While prepping for the Halting State review, I came across a short piece in The Guardian that talked about both that and this book. It was the first I had heard of Philip Palmer, even though The Guardian thinks he’s a major new voice in SF. He’s also from the UK; anyone keeping tabs on the current scene will know that a frightening proportion of the newest, hottest SF is coming from across the pond. (Apparently science fiction is yet another thing we don’t make here anymore. The US has kept epic fantasy production at home but is outsourcing space opera. I would demand a Congressional investigation if so much of the British stuff wasn’t so good.) Since I’ve been on a tear lately of reading brand new stuff, or at least reading old stuff that is new to me, I bumped Mr. Palmer’s book to the top of the list. (It’s about time to settle down with something old and familiar. Asimov perhaps, or a cookie cutter fantasy trilogy.)
If nothing else, Philip Palmer is utterly fearless. He mixes New Wave with the Space Opera Renaissance, adding a dash of Hard SF and creating a saga that starts out small, but opens up layer after layer until it spans a millennium of future history. But he does it, much like Frank Sinatra, His Way. There are wild technologies, gargantuan space battles, bizarre aliens, and all of the usual stuff that one would expect. There is also some avant-garde literary experimentation. But unlike most science fiction, none of the former is the centerpiece of the story. Instead, Palmer is most interested in getting inside the heads of his characters, which he does through a shifting first person viewpoint, and seeing how they react to the situations surrounding them.
Palmer immediately calls out Ringworld in his afterword; like Niven’s Known Space, Debatable Space is full of whimsical and crazy stuff on a foundation of hard science. But he doesn’t linger on the aliens and the technology like Niven, instead leaving just tantalizing glimpses. Likewise, any reader expecting the space battles to be intricate tactical affairs, ala David Weber, will come away disappointed. Crap blows up in ungodly amounts, but the space battles aren’t really the point. One bit of technology does stand out: the question of how to communicate across a galactic empire. Even when FTL is finessed one way or the other, there remains the problem of just how people talk across the light years. The answer in Debatable Space makes it fairly clear by the middle of the book what will have to happen before Captain Flanagan gets what he wants. In this way, I was reminded more of Dan Simmons than any other author. In fact, the more I thought about it, Debatable Space has more in common with Hyperion than perhaps any other book. Palmer never mentions Simmons, and I haven’t searched interviews to see if he does elsewhere, but both have the same Full Speed Ahead mentality, doing insane things basically because they can. In both books, the authors take no prisoners, brook no dissent, and all but dare the reader to put the book down.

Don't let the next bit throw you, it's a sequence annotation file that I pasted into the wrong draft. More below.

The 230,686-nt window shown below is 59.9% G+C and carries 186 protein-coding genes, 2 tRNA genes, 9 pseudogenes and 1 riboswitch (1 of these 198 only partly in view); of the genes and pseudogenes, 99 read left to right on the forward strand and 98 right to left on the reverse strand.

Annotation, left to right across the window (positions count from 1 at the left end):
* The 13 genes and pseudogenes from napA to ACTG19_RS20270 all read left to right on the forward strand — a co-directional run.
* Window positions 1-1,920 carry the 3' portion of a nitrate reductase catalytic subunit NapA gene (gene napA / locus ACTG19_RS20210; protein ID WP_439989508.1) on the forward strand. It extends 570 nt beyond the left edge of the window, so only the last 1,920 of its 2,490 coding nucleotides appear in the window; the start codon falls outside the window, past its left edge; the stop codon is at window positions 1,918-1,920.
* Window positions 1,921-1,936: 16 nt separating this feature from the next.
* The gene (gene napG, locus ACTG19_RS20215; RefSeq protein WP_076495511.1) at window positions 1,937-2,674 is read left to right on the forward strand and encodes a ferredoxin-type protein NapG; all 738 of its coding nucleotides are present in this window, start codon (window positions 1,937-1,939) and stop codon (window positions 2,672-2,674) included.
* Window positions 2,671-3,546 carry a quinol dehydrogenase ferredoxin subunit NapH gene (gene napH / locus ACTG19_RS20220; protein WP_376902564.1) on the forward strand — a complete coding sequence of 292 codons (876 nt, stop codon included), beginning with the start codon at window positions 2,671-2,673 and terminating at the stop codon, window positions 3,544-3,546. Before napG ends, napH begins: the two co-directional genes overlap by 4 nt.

And so, when one goes into this expecting a pirate story and finds himself deep in the head of an old, psychotic, self-centered, hot woman, what is there to do but press on?
I haven’t yet come to terms with Debatable Space. It is eminently readable – brisk and engaging. I plowed through 200 pages in one day’s commute, which is higher than my average, and kept reading compulsively even when I was scratching my head. The characters are strangely sympathetic, despite not being Good People. Flanagan is no doubt the crowd favorite, since everybody loves heroic blues musicians, but he also chops people’s heads off. His best friend is a sentient ball of fire who loves bad jokes and soap operas. The other characters get weirder from there. Also, this book has possibly the foulest mouth of any I have read, which is saying something.
The plot is the best part of the story, I think, though to describe it here in any detail would remove half of the fun. It starts out simple, but quickly grows into something much larger and wilder than is ever hinted at during the opening act. Things are propelled by, not twists perhaps, but revelations that unlock layers of increasing complexity. There are also long, detailed passages where we learn why these people are as crazy as they are, but that don’t directly drive the plot. This, I suppose, is where my own questions come in. Were I to write the story, I would spend less time delving into a batty old woman’s psyche and more time on exploding spaceships, but then it would be just like all the other books that blow up countless spaceships. Palmer made his choices, we either go along for the ride or find something else to read.
It’s difficult to boil all of this down into a one paragraph recommendation. Readers looking for safe, familiar fare may want to stick with the US mainstream. Readers who don’t like New Wave, aren’t interested in psychology, or don’t want to explore nooks and crannies of crazy people heads should probably stay away. However, someone looking for new, high-risk high-reward stuff should definitely pick this up. I can’t guarantee that it will be anyone’s cup of tea, but it will certainly be a new experience.
Rating: Paris St. Germaine. PSG was purchased by oil sheiks who have brought in expensive, skilled players in a bid to revitalize a boring team in a boring league. (Not to say that SF is boring, but I hope this gets my point across.)